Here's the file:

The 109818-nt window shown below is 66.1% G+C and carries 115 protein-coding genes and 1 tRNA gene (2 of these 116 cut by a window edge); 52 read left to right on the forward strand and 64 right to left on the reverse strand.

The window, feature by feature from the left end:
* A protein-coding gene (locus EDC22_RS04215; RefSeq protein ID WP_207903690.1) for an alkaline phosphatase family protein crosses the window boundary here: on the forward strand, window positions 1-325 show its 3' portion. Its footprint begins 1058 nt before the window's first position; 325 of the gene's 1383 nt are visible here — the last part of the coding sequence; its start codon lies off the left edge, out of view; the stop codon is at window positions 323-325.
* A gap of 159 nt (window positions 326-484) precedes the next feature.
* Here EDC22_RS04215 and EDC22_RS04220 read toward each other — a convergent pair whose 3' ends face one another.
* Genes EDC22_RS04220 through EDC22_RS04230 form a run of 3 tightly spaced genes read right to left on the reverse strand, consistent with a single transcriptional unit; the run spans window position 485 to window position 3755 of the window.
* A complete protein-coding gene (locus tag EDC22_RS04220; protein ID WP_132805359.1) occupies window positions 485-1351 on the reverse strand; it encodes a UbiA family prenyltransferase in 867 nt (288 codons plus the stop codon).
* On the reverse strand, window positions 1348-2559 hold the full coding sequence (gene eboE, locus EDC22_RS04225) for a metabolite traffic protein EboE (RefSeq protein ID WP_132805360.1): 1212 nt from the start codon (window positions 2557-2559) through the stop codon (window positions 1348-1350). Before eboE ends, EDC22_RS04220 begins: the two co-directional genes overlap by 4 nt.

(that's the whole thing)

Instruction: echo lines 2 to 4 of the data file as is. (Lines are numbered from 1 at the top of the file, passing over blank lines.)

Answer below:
The window, feature by feature from the left end:
* A protein-coding gene (locus EDC22_RS04215; RefSeq protein ID WP_207903690.1) for an alkaline phosphatase family protein crosses the window boundary here: on the forward strand, window positions 1-325 show its 3' portion. Its footprint begins 1058 nt before the window's first position; 325 of the gene's 1383 nt are visible here — the last part of the coding sequence; its start codon lies off the left edge, out of view; the stop codon is at window positions 323-325.
* A gap of 159 nt (window positions 326-484) precedes the next feature.